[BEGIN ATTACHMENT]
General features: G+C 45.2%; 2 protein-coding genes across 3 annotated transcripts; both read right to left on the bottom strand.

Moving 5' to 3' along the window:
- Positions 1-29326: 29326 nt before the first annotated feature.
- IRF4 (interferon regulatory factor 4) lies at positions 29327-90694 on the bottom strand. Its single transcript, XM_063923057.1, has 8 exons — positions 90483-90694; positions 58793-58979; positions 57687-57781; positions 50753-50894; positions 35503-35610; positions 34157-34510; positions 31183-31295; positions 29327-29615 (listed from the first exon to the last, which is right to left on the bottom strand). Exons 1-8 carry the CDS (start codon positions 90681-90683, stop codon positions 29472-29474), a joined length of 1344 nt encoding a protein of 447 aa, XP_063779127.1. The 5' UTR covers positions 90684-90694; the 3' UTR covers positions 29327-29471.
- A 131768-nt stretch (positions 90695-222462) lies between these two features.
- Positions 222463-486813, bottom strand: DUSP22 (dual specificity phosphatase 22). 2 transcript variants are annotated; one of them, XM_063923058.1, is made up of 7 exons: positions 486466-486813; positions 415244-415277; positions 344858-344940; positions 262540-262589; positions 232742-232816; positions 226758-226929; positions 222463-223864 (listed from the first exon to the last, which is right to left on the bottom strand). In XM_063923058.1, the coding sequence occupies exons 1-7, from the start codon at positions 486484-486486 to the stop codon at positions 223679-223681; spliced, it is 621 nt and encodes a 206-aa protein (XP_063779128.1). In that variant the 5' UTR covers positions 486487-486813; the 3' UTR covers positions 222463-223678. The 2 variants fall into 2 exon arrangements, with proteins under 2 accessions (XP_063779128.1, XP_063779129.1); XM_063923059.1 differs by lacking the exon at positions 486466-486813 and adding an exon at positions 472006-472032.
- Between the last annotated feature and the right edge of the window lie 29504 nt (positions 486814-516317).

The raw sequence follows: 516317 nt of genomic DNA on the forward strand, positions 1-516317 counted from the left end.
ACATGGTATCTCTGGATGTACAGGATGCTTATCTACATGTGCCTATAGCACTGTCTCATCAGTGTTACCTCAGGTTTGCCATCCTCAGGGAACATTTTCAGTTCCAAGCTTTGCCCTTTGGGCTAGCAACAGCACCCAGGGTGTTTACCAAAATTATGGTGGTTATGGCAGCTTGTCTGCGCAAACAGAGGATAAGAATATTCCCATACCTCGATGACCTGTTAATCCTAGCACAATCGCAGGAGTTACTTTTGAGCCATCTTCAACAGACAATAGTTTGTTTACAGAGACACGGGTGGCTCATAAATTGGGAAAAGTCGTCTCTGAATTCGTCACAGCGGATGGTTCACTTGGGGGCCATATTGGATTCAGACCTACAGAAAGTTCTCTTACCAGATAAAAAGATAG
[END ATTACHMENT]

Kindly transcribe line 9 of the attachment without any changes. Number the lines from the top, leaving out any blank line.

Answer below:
ACATGGTATCTCTGGATGTACAGGATGCTTATCTACATGTGCCTATAGCACTGTCTCATCAGTGTTACCTCAGGTTTGCCATCCTCAGGGAACATTTTCAGTTCCAAGCTTTGCCCTTTGGGCTAGCAACAGCACCCAGGGTGTTTACCAAAATTATGGTGGTTATGGCAGCTTGTCTGCGCAAACAGAGGATAAGAATATTCCCATACCTCGATGACCTGTTAATCCTAGCACAATCGCAGGAGTTACTTTTGAGCCATCTTCAACAGACAATAGTTTGTTTACAGAGACACGGGTGGCTCATAAATTGGGAAAAGTCGTCTCTGAATTCGTCACAGCGGATGGTTCACTTGGGGGCCATATTGGATTCAGACCTACAGAAAGTTCTCTTACCAGATAAAAAGATAG